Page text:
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2018 saw Hong Kong bid farewell to many illustrious personalities whose lives are deeply intertwined with the city. An admirable attempt to pay tribute to these extraordinary lives and times was made by the Shaw College’s four-part assembly series ‘Great Lives, Great Ideas: Echoes from the Past’. Mr. Ivan Choy, the mastermind of the retrospective, said, ‘Not only are these personages well-known, but they signify the golden age of Hong Kong. Our students may feel unfamiliar with these giant silhouettes of the past century, but if we invite experts to illuminate their lives and the era they shaped, students could gain insight into the evolution of our home city.’
The inaugural talk, ‘Chow Chee-keong and His Football Era’, was delivered by Prof. Lui Tai-lok, Vice President of The Education University of Hong Kong and a self-proclaimed football fan on 8 March. Chow Chee-keong (1948–2018), the Malaysian-Chinese footballer who was considered Asia’s greatest goalkeeper, reached the pinnacle of his career from 1971 to 1974 as he played for South China in the local league. The football craze then, Professor Lui says, had to do with the willingness of club owners to invest in the teams and the economic model at that time—when people went off work early enough to go and watch football matches. The owner-centric system, however, proved both boon and bane, as the team’s survival depended much on the owner. The rise of televised football in the nineties also changed watching habits, dealing the last blow to the local football ethos.
In her talk on ‘Jin Yong and the Eighties’, Dr. Margaret Ng draws a fine distinction between Louis Cha (1924–2018) the intellectual and Jin Yong the novelist. His 15 martial arts novels, produced under Cha’s pen name Jin Yong in 15 years since 1955, create an imaginary homeland where the Chinese diasporic subjects may reconcile themselves to their Chinese roots. And a romantic world it is, where ideals like honour and fidelity reign, and the heroes actualize themselves as moral and spiritual agents at the turning points of history. Contrary to the aspiration for freedom Jin Yong demonstrates, Cha the newspaperman takes a more conservative stance. He asserts democracy does not sit well with Hong Kong and is going to wreak havoc on the city’s prosperity and way of life.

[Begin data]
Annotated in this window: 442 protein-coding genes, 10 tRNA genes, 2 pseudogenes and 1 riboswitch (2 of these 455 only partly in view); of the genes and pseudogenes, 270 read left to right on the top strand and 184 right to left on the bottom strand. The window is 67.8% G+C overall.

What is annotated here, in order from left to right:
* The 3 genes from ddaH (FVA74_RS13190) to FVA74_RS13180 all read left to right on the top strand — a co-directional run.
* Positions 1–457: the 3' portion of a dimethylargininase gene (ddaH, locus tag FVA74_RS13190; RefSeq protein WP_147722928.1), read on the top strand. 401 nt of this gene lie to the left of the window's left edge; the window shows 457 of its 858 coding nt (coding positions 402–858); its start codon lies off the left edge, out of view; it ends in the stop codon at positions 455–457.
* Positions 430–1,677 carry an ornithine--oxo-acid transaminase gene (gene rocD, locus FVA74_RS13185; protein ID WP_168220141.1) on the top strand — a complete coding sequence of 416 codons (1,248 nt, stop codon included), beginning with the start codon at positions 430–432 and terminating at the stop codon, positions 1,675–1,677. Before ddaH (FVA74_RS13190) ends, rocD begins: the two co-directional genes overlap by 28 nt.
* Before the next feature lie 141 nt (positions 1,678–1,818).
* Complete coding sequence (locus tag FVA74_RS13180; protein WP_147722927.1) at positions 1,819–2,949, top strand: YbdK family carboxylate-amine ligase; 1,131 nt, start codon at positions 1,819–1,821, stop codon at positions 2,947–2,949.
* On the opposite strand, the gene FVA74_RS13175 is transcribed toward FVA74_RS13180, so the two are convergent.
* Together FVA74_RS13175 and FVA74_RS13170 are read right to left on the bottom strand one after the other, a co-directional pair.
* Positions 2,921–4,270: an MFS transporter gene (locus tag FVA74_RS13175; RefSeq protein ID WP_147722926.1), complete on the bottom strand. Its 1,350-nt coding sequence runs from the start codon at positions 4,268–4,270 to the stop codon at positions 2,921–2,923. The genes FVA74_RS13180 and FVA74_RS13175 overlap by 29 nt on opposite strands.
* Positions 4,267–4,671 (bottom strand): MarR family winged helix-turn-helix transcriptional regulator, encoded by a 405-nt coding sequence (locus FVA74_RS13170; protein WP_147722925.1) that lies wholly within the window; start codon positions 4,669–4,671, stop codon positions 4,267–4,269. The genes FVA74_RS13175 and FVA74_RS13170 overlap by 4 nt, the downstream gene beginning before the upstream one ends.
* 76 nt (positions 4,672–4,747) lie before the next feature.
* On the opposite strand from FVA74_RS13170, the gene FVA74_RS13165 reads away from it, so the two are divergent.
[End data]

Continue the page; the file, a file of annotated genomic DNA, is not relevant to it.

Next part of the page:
Next, Prof. Wong Nim-yan of the Department of Chinese Language and Literature reveals the promiscuous side of Liu Yichang (1918–2018)’s writerly career in ‘All Memories are Sodden: Liu Yichang and Hong Kong Literature’. To survive on the margins of life and make room for penning his experimental novels—amongst them The Drunkard and Intersection, Liu made the compromise of producing a plethora of romance and erotic dime novels. The study of Liu’s erotica, Professor Wong thinks, will land us in an advantageous position to understand the sacrifices the writer had to make in order to follow his vocation.
Beyond these men of letters, the series also ventures into the movie realm by having esteemed film critic and researcher Mr. Po Fung recount the success story of Raymond Chow (1927–2018), the legendary film producer who re-enacted the story of David and Goliath. Golden Harvest, the film company founded by Chow in 1970, effectively ended Shaw Brothers Pictures’ decades-long grip on the industry and market. Mr. Po ascribes the movie mogul’s success to his discovery of Bruce Lee, the martial arts superstar who lifted the company’s fortunes, the absorption of talents from Shaw Brothers, flexible modus operandi like the dividend model, and the making of Cantonese movies that resonate with the Cantonese-speaking public. The big names we know nowadays, including John Woo, Sammo Hung, Jackie Chan and Michael Hui are spotlighted by this much revered ‘godfather of the Hong Kong film industry’.
When asked if such a success story can be replicated, Mr. Po plainly says ‘no man ever steps in the same river twice’. One can, however, take home an important lesson from Chow: to play to the winds coming in whatever direction, and zigzag diplomatically to the goal.
Translated by Amy Li
This article was originally published in No. 539, Newsletter in Jun 2019.